This Ransomware drops the following copies of itself into the affected system:

  • %User Temp%\MoUsoCoreWorker.exe
  • %Windows%\dws.exe

It drops the following files:

  • %Windows%\tWjdf.js → Contains script to use SpVoice Interface functionality.

It adds the following processes:

  • %User Temp%\MoUsoCoreWorker.exe”
  • Using “%System%\wbem\WMIC.exe” process call create {Command String}”:
    • sc create “service_123” binpath= “cmd.exe /k %Windows%\dws.exe & {Long String of Characters}” displayname=”A” start= auto
    • cmd.exe /c WMIC.exe shadowcopy delete /nointeractive & bcdedit.exe /set {default} recoveryenabled no & bcdedit.exe /set {default} bootstatuspolicy ignoreallfailures
    • cmd.exe /c wevtutil cl “security”&wevtutil cl “windows powershell”&wevtutil cl “security”&wevtutil cl “Application”&wevtutil cl HardwareEvents”&wevtutil cl “System”&wevtutil cl “Setup”&wevtutil cl “Setup”
    • cmd.exe/c schtasks /Create /F /Ru Users /SC DAILY /TN voise /TR “%Windows%\tWjdf.js”
    • cmd.exe /c schtasks /Run /TN voise
  • %System%\cmd.exe /c wmic /node:’0.0.0.0′ /USER:'{Domain}.net\Administrator’ /PASSWORD:'{Password}’ process call create “cmd.exe /c schtasks /Create /F /RU System /SC ONLOGON /TN sz40 /TR ‘\{Domain}.net\NETLOGON\sinhost.exe’ & SCHTASKS /run /TN sz40&SCHTASKS /Delete /TN sz40 /F”

It adds the following mutexes to ensure that only one of its copies runs at any one time:

  • {Organization Name}

Lorenz Ransomware registers as a system service to ensure its automatic execution at every system startup by adding the following registry keys:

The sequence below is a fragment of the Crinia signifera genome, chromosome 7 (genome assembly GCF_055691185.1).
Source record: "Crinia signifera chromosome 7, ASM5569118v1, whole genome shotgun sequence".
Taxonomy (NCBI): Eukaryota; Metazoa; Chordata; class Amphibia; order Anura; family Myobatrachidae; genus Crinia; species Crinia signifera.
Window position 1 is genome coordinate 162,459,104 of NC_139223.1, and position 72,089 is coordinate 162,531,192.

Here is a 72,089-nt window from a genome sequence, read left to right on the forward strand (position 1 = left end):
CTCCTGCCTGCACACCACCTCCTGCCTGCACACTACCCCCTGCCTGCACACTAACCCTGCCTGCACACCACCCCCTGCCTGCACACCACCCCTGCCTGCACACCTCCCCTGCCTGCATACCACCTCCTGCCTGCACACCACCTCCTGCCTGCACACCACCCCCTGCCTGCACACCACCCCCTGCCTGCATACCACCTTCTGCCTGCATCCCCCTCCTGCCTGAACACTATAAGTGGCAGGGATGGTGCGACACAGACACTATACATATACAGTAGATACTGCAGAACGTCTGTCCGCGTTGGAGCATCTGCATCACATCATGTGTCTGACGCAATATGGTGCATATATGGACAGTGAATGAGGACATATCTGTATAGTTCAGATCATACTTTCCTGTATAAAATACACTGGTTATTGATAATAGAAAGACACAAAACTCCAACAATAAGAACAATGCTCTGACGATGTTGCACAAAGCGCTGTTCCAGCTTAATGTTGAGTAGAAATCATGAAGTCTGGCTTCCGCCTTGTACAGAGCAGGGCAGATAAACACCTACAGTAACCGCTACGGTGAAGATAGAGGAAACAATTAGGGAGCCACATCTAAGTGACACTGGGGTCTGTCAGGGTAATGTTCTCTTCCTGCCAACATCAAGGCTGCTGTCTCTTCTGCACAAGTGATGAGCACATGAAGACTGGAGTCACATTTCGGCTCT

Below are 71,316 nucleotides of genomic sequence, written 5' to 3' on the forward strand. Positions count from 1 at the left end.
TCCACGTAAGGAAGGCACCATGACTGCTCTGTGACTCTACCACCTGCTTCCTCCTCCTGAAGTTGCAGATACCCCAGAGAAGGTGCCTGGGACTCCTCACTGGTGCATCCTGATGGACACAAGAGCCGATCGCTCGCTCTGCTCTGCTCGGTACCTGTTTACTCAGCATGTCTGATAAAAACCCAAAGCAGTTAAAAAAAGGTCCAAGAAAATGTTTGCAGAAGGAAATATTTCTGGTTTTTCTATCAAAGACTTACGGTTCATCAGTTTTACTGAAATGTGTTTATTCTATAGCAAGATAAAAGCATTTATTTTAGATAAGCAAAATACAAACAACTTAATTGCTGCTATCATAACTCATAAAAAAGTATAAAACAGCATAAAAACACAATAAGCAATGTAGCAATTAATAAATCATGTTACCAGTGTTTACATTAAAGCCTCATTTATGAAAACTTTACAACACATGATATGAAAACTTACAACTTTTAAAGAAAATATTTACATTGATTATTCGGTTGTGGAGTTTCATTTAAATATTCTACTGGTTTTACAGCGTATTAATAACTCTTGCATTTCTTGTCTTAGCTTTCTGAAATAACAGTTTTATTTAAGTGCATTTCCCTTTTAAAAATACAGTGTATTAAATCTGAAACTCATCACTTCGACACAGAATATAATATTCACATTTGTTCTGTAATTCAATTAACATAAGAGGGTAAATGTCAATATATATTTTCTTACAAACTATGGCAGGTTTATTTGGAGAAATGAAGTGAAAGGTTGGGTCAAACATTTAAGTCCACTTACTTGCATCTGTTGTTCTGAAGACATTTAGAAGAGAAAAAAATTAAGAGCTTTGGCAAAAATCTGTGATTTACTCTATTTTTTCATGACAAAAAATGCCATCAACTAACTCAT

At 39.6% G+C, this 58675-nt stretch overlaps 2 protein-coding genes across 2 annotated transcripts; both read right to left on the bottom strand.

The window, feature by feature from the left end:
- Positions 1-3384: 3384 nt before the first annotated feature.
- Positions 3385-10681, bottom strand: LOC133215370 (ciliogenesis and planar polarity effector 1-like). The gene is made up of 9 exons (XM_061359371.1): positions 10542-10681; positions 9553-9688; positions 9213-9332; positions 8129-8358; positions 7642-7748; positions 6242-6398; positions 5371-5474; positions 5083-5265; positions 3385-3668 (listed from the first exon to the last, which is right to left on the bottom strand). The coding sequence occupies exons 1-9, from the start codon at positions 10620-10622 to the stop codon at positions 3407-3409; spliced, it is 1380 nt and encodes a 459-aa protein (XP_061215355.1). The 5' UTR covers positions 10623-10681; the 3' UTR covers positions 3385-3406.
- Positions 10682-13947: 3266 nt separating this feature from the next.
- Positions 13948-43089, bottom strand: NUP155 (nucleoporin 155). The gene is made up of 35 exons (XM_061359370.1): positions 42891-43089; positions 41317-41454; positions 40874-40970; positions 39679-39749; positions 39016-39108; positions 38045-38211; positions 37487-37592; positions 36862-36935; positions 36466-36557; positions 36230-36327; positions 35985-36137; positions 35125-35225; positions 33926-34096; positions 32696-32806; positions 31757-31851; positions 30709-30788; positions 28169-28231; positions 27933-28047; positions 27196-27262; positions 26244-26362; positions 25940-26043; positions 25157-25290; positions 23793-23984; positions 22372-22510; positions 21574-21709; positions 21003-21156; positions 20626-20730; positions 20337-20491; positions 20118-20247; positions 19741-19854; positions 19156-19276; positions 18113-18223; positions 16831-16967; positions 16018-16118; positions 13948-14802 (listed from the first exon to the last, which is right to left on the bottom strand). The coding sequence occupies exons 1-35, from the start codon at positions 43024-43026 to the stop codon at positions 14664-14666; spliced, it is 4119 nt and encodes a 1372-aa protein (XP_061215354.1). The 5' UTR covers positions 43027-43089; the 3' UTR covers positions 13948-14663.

Lorenz Ransomware
Lorenz Ransomware Additional Registry Keys

Lorenz Ransomware then carries out the following:

  • It only proceeds to its encryption routine if its filename is MoUsoCoreWorker.exe.
  • It encrypts FIXED, REMOVABLE, and NETWORK Drives.
  • It appends the extension .sz40 to the file that it is currently encrypting and will rename the file back to its original filename without the appended extension after the encryption has finished.
  • It uses SpVoice Interface functionality to play the following message:
    • You’ve been hacked! Your files are stolen and encrypted. Follow our instructions!
  • It creates a one-time remote scheduled task to execute its copy.
  • It sends the information it gathers to the following URL:
    • {BLOCKED}.{BLOCKED}.251.27:55

It adds the following scheduled tasks:

  • Task Name: voise
    Trigger: Daily
    Task Action: %Windows%\tWjdf.js
  • Task Name: sz40
    Trigger: ONLOGON
    Task Action: \{Domain}.net\NETLOGON\sinhost.exe

Lorenz Ransomware avoids encrypting files found in the following folders:

  • $Recycle.Bin
  • All Users
  • Local
  • Microsoft
  • Packages
  • Program Files
  • Program Files (x86)
  • ProgramData
  • Temp
  • WINDOWS
  • Windows

It drops the following file(s) as ransom note:

  • %Desktop%\HELP_SECURITY_EVENT.html
  • %Desktop%\{Encrypted Directory}\HELP_SECURITY_EVENT.html
Lorenz Ransomware Note

Protection